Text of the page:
White Matter Lesions

Top 5 Causes for White Matter Lesions

Two types of matter are present in the brain; grey and white matter.  Lesions can occur on either type, but are more prevalent on white matter.  The occurrence of these lesions is generally attributed to specific conditions, but diagnosing these conditions can be challenging.

Physiology of the brain

The brain and the spinal cord compose the body’s central nervous system; controlling the responses of the entire body and providing our emotional capabilities.  The brain is divided into 3 separate components; the cerebrum, the cerebellum and the brainstem.  The largest section of the brain is the cerebrum, which is where both grey and white matter is found.

In other words, any type of sensation travels through the nervous system through the spinal cord to the brainstem to the white matter before arriving at the cerebral cortex for processing.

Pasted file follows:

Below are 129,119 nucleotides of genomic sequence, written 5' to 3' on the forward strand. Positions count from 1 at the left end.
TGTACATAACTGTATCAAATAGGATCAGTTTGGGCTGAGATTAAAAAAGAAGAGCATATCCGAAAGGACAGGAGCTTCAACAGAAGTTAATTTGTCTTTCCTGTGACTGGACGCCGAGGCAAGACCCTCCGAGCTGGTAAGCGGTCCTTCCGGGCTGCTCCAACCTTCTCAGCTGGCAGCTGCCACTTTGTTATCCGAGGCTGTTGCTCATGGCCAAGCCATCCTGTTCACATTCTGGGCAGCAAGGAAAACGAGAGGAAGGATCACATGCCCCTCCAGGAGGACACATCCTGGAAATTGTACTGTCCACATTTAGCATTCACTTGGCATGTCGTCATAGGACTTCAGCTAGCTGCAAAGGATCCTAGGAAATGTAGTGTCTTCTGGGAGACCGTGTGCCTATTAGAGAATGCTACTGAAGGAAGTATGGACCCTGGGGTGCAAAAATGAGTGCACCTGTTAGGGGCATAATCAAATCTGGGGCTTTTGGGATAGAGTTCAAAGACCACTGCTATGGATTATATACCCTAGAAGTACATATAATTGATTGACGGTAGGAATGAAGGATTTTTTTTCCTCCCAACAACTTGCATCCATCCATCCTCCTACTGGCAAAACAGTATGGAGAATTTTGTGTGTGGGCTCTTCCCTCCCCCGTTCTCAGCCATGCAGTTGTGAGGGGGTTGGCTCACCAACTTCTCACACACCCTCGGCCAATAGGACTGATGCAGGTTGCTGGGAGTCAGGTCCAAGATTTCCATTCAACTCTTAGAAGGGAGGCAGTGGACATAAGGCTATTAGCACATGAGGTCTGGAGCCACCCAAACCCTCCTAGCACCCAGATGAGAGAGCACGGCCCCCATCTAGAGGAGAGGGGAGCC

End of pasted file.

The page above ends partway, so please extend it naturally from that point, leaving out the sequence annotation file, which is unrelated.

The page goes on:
Lesions occurring on white matter

Certain diseases and conditions cause lesions or tissue damage to the white matter of the brain.  Damage to the fatty encasement exposes nerve fibers, causing abnormal behavior of the nerves.  The most frequent reasons for the lesions are:  age, multiple sclerosis, Alzheimer’s disease, Lyme disease and Epstein Barr infections.

White matter lesions on the brain are found during an MRI, usually as a result of symptoms indicating one of these conditions.  Because each of the conditions closely mimic the others, it is imperative that doctors specializing in diagnosing the conditions be consulted for the most accurate diagnosis and successful treatment.